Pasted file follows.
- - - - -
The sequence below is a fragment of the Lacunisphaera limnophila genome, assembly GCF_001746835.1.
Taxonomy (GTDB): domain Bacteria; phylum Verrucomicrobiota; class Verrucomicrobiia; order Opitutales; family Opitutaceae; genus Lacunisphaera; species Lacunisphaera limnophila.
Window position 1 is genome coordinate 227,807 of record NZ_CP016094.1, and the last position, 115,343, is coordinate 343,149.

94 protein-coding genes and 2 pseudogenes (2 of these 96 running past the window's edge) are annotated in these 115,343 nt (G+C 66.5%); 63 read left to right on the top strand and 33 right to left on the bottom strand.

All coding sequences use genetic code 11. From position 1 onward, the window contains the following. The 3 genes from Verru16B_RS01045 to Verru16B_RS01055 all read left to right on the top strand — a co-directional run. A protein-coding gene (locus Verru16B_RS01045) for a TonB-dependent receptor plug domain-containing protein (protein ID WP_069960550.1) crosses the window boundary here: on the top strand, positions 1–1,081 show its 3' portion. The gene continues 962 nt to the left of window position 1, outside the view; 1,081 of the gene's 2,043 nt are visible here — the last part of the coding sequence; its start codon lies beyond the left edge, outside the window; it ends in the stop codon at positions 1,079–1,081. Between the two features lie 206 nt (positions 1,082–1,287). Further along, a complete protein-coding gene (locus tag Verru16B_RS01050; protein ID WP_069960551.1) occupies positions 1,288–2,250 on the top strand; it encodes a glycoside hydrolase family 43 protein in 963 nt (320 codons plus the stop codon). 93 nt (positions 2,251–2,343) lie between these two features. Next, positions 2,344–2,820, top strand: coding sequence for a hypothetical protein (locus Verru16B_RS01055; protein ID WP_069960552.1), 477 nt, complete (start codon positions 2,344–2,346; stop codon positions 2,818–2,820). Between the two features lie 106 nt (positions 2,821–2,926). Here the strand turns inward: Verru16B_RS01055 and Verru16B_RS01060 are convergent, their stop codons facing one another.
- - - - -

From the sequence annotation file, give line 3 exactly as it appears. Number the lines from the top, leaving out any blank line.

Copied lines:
Window position 1 is genome coordinate 227,807 of record NZ_CP016094.1, and the last position, 115,343, is coordinate 343,149.